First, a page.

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It turns out that a trip to the supermarket can be a real head-scratcher for choosing healthy foods. The International Food Information Council Foundation’s 2017 Food & Health Survey hints that many Americans are flummoxed about what counts as good-for-you food. Nearly 80% of survey respondents said they face plenty of conflicting information about what foods to eat and which to avoid—and more than half of consumers are second-guessing what they place in their grocery carts.

Americans are consuming food information from more sources than ever before and are often inundated with competing advice about what’s healthy. (The U.S. Food and Drug Administration recently launched an initiative to redefine what the word “healthy” means when used on food labels.) These days, everything from butter to fruit to coconut oil to whole grains has boasters and bashers on various media platforms. Thirty-two percent of survey respondents said the top influencers of their eating patterns or diets were family and friends, regardless of their grasp of nutritional science.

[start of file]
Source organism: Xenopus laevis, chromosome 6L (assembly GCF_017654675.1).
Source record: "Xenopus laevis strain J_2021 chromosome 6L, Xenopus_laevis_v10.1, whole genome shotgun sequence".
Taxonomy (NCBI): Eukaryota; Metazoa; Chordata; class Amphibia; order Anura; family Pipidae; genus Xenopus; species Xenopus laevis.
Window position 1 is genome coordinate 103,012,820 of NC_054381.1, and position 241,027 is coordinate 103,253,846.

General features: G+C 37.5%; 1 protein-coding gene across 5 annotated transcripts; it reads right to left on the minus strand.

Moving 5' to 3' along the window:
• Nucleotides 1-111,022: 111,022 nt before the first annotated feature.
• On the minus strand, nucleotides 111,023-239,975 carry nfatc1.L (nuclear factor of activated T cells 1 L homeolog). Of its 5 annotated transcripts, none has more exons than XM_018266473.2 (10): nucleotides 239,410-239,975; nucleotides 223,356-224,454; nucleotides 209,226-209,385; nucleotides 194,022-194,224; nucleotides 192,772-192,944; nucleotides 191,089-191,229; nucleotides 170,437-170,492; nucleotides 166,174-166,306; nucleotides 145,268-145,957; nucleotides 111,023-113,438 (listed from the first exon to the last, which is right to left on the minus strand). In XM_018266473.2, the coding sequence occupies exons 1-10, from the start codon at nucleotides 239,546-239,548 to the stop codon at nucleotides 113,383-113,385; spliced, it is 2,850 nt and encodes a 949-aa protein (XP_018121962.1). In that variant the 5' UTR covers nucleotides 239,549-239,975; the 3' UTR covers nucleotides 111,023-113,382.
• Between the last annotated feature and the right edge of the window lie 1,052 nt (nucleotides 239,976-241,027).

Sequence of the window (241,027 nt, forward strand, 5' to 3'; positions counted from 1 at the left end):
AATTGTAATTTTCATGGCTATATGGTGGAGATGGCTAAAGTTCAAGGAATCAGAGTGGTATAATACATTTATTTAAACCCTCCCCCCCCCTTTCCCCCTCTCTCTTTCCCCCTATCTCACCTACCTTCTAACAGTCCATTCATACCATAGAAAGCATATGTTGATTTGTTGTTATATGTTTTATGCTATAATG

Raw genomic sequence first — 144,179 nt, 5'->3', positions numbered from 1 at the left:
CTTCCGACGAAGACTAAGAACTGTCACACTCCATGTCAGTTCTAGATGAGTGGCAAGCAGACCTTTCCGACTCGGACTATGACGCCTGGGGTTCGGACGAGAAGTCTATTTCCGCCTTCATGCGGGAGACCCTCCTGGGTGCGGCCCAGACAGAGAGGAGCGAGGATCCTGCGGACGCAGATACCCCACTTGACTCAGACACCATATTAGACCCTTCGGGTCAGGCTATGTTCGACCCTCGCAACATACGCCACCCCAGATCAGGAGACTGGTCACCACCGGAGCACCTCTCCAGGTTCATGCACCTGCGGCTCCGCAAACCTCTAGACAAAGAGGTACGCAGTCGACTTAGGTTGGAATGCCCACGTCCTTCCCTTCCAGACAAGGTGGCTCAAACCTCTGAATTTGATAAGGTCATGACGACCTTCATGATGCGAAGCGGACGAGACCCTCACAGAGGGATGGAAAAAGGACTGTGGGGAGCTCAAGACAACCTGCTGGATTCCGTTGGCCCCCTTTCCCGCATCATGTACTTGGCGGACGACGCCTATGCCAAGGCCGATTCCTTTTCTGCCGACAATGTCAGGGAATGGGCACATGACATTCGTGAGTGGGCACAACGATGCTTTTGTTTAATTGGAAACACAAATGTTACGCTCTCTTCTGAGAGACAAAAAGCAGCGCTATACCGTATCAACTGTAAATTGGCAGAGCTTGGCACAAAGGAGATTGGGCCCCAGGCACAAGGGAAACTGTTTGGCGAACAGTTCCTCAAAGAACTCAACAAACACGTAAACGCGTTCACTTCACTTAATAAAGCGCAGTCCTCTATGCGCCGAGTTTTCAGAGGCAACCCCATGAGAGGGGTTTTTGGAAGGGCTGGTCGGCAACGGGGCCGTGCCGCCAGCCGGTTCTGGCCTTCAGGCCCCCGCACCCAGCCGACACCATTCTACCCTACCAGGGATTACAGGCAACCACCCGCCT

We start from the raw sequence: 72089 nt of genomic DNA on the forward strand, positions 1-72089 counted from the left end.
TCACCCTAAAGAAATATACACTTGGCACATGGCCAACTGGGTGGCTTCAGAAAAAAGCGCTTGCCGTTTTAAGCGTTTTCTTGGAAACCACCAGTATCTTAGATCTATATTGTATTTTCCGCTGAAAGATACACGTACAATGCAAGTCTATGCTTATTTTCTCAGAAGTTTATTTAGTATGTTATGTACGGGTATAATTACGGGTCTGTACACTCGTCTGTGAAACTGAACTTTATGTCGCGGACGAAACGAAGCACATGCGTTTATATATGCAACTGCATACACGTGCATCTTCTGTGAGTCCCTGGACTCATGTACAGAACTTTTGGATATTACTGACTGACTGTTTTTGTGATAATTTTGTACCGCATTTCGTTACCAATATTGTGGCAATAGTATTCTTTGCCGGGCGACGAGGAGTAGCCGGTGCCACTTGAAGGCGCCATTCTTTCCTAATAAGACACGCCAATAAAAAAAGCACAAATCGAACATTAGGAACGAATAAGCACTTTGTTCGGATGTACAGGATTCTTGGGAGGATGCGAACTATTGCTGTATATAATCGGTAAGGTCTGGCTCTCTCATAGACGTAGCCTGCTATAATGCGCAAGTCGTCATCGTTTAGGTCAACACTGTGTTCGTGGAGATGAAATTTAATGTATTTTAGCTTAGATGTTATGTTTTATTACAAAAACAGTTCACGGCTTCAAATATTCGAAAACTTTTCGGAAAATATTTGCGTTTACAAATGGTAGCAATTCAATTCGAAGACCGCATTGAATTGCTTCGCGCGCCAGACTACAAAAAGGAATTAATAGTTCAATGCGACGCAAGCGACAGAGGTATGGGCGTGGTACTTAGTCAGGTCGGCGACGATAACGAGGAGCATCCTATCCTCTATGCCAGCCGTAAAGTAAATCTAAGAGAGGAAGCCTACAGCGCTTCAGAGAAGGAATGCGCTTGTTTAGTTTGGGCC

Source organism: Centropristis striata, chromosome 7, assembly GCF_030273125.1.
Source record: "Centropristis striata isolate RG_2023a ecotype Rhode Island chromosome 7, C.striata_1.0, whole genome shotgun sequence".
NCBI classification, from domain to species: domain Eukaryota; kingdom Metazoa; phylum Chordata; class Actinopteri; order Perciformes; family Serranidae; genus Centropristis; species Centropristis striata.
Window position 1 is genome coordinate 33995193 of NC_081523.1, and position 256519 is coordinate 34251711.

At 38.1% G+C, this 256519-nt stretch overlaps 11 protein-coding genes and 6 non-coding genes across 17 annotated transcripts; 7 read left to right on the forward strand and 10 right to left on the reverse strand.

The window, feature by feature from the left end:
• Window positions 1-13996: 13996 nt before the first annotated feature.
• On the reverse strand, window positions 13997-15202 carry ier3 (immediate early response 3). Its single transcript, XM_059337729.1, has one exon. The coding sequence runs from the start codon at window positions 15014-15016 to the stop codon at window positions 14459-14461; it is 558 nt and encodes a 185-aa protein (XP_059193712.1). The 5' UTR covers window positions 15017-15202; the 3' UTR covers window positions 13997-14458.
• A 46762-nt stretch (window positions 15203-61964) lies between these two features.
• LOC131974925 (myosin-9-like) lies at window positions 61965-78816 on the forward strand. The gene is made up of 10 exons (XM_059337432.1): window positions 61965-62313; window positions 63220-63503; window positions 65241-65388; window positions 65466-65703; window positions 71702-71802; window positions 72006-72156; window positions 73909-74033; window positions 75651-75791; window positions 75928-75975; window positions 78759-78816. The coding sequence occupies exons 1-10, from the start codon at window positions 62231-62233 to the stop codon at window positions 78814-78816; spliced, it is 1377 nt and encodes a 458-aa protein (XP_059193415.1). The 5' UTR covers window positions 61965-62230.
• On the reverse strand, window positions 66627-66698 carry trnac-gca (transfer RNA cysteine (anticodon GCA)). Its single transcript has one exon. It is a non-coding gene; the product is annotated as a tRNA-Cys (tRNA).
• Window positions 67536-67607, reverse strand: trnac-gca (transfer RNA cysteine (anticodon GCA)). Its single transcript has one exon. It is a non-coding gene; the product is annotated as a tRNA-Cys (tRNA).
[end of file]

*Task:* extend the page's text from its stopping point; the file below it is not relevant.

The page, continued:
People also believed that more expensive products were likely to be healthier. Interestingly, those in the 50-to-80 age bracket were more confident in their food choices than 18- to 49-year-olds, who used more information sources when reaching decisions.

Does the glut of nutrition information lead you to question some of your own food choices? Where do you go for trusted nutrition information? What criteria do you set for a food to be deemed “healthy”? Send your responses to Sandy Todd Webster at [email protected].

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